History you can bank on

Posted on January 02, 2023 | By Moira Donovanj | 0 Comments


Exterior view of the Halifax head office & main branch, Nova Scotia, ca. 1832. Located at the John Romans’ Building at the corner of Granville & Duke streets. (Photo courtesy of the Scotiabank Archives)


Once upon a time, Halifax tied Toronto and Montreal as the heart of Canadian banking. How did it happen—and when did those commercial tides turn?

In the early 19th century, Halifax was a garrison town in transition. For decades, the fate of the city had swung from foreign conflict to foreign conflict: the War of Independence, the Napoleonic Wars, the War of 1812—conflicts that brought waves of new immigrants and shaped Halifax’s economic outlook.

But in the peace that set in after 1815, a new kind of domestic prosperity took hold. Local capitalists sought to cash in on Halifax’s location at the eastern edge of North America to build fortunes based on shipbuilding, fishing, West Indies trade and timber exports to Britain.

For these colonial merchants, fulfilling a vision of Halifax as the dominant port in the region also required another industry: banking, to finance the projects upon which Halifax’s wealth depended. These early banks, founded in buildings not far from the bustling warehouses lining Upper and Lower water streets, would go on to become the largest in the colony—and eventually, the country—granting Halifax an early foothold in the race to establish Canada’s commercial centres.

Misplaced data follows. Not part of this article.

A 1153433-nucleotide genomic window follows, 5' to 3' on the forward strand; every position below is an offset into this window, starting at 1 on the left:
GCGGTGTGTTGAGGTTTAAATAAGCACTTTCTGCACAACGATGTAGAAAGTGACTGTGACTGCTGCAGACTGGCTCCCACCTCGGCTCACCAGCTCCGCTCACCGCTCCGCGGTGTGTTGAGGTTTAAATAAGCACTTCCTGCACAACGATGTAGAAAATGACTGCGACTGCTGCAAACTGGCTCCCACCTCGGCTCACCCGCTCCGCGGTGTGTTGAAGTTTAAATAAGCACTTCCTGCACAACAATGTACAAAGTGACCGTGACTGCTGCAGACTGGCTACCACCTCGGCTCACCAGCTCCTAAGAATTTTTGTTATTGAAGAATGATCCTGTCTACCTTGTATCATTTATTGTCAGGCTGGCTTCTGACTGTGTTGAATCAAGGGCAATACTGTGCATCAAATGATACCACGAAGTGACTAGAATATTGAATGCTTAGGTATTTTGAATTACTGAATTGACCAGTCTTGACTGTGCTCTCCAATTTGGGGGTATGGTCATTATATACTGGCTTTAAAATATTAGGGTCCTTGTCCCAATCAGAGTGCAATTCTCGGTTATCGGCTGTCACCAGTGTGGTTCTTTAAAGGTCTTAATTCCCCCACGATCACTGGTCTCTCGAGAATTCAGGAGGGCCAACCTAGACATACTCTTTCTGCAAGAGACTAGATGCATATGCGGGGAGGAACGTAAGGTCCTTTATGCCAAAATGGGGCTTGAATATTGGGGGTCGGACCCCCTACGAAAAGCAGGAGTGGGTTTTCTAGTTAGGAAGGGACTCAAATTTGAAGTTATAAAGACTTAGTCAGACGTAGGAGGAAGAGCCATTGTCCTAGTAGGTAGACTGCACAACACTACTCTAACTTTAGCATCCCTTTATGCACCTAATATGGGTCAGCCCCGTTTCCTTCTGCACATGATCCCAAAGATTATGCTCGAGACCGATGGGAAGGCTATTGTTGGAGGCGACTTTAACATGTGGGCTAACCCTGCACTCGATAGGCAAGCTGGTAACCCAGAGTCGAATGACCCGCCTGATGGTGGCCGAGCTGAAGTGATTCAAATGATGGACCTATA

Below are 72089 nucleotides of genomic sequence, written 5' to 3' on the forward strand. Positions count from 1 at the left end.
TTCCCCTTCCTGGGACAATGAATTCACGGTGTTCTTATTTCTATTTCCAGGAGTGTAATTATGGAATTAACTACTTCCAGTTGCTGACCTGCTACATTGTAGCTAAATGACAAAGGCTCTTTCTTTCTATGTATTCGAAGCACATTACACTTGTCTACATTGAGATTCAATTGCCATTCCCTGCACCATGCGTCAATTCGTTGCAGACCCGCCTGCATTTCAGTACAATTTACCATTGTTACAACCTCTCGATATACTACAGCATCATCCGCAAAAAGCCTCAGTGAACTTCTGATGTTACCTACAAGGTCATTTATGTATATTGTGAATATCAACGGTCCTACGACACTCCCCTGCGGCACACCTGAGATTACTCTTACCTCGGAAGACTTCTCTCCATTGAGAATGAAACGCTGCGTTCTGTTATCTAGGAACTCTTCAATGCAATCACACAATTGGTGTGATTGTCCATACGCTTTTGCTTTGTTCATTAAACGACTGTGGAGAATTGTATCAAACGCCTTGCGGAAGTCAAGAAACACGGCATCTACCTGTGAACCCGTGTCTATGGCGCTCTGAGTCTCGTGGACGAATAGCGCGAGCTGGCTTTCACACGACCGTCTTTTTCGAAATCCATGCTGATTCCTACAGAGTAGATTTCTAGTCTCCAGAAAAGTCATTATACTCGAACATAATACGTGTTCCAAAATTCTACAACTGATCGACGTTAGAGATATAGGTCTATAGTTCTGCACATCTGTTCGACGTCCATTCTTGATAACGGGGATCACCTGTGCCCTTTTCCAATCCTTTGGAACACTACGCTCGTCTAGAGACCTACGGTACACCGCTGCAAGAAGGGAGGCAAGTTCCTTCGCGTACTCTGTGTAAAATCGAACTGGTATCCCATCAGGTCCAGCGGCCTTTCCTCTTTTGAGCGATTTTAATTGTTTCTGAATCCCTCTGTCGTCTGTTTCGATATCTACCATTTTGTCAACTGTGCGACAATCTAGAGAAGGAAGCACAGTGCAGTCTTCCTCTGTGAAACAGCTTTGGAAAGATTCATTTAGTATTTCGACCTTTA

Today, however, when people think of banking in Canada, they’re more likely to envisage Bay Street than Barrington. But historians say Halifax’s journey from the centre of Canadian banking to the periphery, mirrors Canada’s economic history more broadly—a history that has lessons for the present-day fortunes of a society still in flux.


Exterior view of The Bank of Nova Scotia Halifax head office & main branch, Nova Scotia, [1930]. Illustrated by John M. Lyle. (Photo courtesy of the Scotiabank Archives)

Experts in the history of Canadian banking are thin on the ground, and Joe Martin knows that better than most. In 2020, Martin (who has an honorary doctorate but not, as he says, an ‘earned’ one) was contacted by McGill University to act as an external examiner for a PhD student’s thesis on Canadian banking. There was no one else with his level of expertise—much of the writing that has been done on the subject, he says, is the product of American scholars.

Nonetheless, Martin, who is founding and current president of the Canadian Business History Association (CBHA) and co-author of the book From Bay Street to Wall Street, comparing Canadian and American financial history, says banking is more central to the creation of Canada than it was to the establishment of our southern neighbour. Understanding how this relates to the history of banking in Atlantic Canada—and by extension, the economic history of the region—requires (bear with me) a rapid-fire tour through the annals of the early legislation that made up this country.

In 1867, the four colonies of British North America made the decision to unite, laying out the structures that would govern the new confederation. These structures weren’t solely governmental; banking was also central to the discussion, Martin says. “In the [1867] Canadian Constitution, not only was [the banking system] established in every draft, but banking was there from the very beginning.” By contrast, nowhere in the U.S Constitution is banking mentioned. This matters, Martin says, because it shows that an assumption of national banking was built into the Canadian system.

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